A sculpture from Graymon Ward's Tiny Art Scavenger Hunt at Fred Fletcher Park

An A-Peeling Challenge

In April 2020, Web Exclusive by Lauren KruchtenLeave a Comment

Share this Post

WEB EXCLUSIVE If your daily afternoon strolls are starting to get a bit repetitive, throw a little excitement into the mix with Raleigh Arts’ Tiny Art Scavenger Hunt at Fred Fletcher Park. Along the park’s walking paths and stashed in its gardens and trees, you’ll find tiny sculptures tucked away, each offering a clue to another piece of art.

Graymon Ward, a teacher’s assistant at Broughton High School, is the artist behind the scavenger hunt. He’s also responsible for the pepperoni pizza sidewalk art at the intersection of Peace and North Salisbury streets in downtown Raleigh. 

Ward responded to Raleigh Arts’ call for artists on Instagram last week and was selected to create the scavenger hunt in order to give kids—and adults—something fun to do outdoors during quarantine. The project is part of SEEK Raleigh, a series of public art installations that engages artists with Raleigh parks. 

Ward worked with the Raleigh arts and parks departments to select a park that would be appropriate for the challenge, with interesting spots to place his sculptures. 

A sculpture from Graymon Ward's Tiny Art Scavenger Hunt at Fred Fletcher Park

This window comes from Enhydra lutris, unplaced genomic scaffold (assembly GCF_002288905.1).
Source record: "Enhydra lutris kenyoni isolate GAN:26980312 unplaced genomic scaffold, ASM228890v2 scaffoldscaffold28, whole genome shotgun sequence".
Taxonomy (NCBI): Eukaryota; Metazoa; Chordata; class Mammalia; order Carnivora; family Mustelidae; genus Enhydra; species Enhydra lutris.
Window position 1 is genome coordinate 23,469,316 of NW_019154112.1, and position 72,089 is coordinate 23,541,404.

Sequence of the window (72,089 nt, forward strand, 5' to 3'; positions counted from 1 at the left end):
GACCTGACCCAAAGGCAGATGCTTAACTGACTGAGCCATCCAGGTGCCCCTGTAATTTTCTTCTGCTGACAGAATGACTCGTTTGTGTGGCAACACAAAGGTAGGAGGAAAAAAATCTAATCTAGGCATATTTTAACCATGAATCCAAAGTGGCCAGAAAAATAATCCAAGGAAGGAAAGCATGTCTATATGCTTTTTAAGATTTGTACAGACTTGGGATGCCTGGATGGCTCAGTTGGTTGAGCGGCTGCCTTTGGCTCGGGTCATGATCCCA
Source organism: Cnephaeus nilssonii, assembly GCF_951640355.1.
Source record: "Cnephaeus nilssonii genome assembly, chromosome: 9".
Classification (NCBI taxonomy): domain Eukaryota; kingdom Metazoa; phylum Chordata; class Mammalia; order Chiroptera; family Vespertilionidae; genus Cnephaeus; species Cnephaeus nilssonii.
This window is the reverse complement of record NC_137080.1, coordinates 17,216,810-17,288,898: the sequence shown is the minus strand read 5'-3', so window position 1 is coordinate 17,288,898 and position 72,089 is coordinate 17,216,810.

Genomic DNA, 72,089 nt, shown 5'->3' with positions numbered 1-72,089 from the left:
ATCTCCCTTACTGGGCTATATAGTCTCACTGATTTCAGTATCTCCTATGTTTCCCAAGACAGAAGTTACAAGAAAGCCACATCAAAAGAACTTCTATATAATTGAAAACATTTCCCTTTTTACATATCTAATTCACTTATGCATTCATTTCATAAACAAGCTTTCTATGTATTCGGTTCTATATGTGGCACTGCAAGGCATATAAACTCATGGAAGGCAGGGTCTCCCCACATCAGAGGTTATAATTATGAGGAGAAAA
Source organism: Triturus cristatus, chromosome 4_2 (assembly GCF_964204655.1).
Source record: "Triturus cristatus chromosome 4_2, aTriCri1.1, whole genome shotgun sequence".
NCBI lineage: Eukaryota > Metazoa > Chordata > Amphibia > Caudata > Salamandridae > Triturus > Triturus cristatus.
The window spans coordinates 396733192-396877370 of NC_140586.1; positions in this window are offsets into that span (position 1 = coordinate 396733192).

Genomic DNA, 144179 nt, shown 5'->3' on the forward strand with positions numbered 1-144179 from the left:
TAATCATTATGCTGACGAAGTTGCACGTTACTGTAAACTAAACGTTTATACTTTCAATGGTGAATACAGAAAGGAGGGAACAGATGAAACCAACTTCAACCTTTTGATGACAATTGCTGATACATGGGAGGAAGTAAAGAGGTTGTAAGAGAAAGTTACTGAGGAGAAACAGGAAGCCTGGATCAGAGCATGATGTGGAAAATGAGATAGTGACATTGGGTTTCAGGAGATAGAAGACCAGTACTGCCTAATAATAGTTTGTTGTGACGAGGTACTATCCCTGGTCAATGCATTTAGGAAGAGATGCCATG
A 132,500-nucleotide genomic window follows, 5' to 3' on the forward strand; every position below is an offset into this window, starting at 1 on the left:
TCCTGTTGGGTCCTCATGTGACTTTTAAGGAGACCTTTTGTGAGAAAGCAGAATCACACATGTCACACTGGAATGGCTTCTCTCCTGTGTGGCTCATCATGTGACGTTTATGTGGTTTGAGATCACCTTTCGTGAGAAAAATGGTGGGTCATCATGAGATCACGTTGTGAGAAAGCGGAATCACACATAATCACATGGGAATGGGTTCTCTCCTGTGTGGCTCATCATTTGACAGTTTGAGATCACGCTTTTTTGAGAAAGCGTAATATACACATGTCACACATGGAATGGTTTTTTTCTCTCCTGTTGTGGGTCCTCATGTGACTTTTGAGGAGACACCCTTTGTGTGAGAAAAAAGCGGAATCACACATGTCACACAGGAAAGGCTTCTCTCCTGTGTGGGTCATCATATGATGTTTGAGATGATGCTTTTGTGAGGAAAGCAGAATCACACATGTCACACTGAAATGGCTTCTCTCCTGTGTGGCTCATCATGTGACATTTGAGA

A sculpture from Graymon Ward’s Tiny Art Scavenger Hunt at Fred Fletcher Park

The tiny sculptures follow a banana theme, which Ward chose because his 9-month-old loves bananas.

“As soon as he sees one, his face dances with a giddy smile,” says Ward. “I want people to experience that banana feeling.”

On the scavenger hunt, you’ll find a unicorn with a banana in place of its horn, a gopher guarding a peeled banana and a deconstructed banana echoing the park’s Redbird structure by artist Harry McDaniel, among other banana-themed pieces.

Ward says he hopes the scavenger hunt will give kids of all ages a chance to indulge their senses of wonder.

“Now’s a good time to be more imaginative and creative,” says Ward. “It gives kids a fun distraction from worrying about washing their hands and not seeing their friends anymore, concepts that are difficult for some kids to understand. Being able to have an escape that’s imaginative and fun is good for them.”

Ward says he hopes that the project will help people to appreciate Raleigh’s parks and art even more, and that the world that we phase back into following the coronavirus pandemic will be more creative in general. 

The first clue for the scavenger hunt, posted on Raleigh Arts’ Instagram, is “Park where a feather becomes the arrow’s end, in a Red Bird’s shadow your first clue is penned.”

All sculptures are visible from Fred Fletcher Park’s walking paths.

Tag @raleigh_arts on Instagram when you find the pieces and follow along with the hashtag #TinyArtScavengerChallenge3000.

Share this Post

Leave a Comment